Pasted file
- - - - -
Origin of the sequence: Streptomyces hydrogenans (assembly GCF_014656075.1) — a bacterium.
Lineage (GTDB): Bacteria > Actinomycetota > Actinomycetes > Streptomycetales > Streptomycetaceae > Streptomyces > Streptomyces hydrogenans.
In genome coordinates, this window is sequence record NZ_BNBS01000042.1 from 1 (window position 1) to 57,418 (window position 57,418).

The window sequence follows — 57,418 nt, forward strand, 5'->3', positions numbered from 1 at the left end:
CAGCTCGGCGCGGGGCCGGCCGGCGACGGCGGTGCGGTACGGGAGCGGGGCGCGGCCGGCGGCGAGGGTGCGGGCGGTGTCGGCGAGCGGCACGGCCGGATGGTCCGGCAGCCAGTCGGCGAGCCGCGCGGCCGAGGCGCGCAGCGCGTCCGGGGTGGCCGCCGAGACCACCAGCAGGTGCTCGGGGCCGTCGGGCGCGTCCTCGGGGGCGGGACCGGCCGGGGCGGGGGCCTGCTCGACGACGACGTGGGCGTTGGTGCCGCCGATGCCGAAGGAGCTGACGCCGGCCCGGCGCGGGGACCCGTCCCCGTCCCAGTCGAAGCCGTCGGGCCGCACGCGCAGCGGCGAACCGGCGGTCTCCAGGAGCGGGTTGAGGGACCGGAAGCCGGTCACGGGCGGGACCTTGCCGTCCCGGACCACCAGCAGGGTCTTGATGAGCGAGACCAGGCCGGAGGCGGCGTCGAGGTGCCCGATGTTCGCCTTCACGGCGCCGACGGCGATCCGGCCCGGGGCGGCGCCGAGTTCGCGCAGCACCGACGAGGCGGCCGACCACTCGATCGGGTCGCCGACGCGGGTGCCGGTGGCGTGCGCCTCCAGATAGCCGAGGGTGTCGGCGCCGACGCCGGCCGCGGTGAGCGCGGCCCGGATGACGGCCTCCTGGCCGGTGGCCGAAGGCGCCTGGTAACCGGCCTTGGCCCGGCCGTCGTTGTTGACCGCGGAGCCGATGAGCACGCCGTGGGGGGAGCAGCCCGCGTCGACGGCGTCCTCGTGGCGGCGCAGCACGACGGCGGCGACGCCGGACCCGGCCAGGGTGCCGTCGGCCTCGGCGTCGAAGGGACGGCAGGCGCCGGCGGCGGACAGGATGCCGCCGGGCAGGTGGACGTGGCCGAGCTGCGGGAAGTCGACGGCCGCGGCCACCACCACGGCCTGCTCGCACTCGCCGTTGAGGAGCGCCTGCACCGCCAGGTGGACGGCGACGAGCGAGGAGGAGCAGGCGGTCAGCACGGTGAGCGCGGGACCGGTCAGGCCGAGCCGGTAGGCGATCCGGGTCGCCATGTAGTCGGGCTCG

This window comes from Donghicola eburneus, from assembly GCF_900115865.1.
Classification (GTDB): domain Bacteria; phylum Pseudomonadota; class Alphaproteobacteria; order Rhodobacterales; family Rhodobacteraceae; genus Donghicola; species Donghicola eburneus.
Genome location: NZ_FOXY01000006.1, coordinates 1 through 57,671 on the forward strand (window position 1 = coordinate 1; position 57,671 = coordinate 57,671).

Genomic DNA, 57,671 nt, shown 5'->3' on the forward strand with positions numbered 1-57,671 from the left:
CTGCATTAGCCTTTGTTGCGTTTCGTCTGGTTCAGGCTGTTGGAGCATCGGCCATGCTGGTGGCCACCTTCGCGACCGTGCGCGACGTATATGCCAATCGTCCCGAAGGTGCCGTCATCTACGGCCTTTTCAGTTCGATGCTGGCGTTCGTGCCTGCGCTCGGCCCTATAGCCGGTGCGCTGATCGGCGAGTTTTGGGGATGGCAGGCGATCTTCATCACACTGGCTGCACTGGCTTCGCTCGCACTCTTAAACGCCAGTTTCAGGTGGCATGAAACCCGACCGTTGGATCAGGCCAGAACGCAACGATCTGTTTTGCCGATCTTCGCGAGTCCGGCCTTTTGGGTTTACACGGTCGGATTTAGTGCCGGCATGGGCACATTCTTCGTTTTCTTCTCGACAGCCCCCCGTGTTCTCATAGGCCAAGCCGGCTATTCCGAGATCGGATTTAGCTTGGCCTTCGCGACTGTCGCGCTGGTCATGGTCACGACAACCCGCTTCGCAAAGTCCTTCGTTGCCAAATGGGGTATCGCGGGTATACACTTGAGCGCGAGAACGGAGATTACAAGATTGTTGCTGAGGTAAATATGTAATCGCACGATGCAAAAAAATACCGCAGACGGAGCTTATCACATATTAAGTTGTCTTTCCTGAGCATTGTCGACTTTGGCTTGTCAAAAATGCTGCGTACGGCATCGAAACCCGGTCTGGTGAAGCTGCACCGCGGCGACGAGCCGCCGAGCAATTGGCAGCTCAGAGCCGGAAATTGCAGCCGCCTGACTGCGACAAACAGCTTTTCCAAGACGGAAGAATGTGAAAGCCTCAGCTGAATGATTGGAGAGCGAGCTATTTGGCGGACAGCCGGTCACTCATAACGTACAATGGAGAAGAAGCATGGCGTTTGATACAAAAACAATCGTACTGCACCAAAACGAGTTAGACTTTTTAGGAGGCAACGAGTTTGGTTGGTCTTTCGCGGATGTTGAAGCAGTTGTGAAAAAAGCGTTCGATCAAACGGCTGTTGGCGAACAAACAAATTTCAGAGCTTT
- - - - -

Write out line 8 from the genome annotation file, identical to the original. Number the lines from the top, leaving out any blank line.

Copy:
Genome location: NZ_FOXY01000006.1, coordinates 1 through 57,671 on the forward strand (window position 1 = coordinate 1; position 57,671 = coordinate 57,671).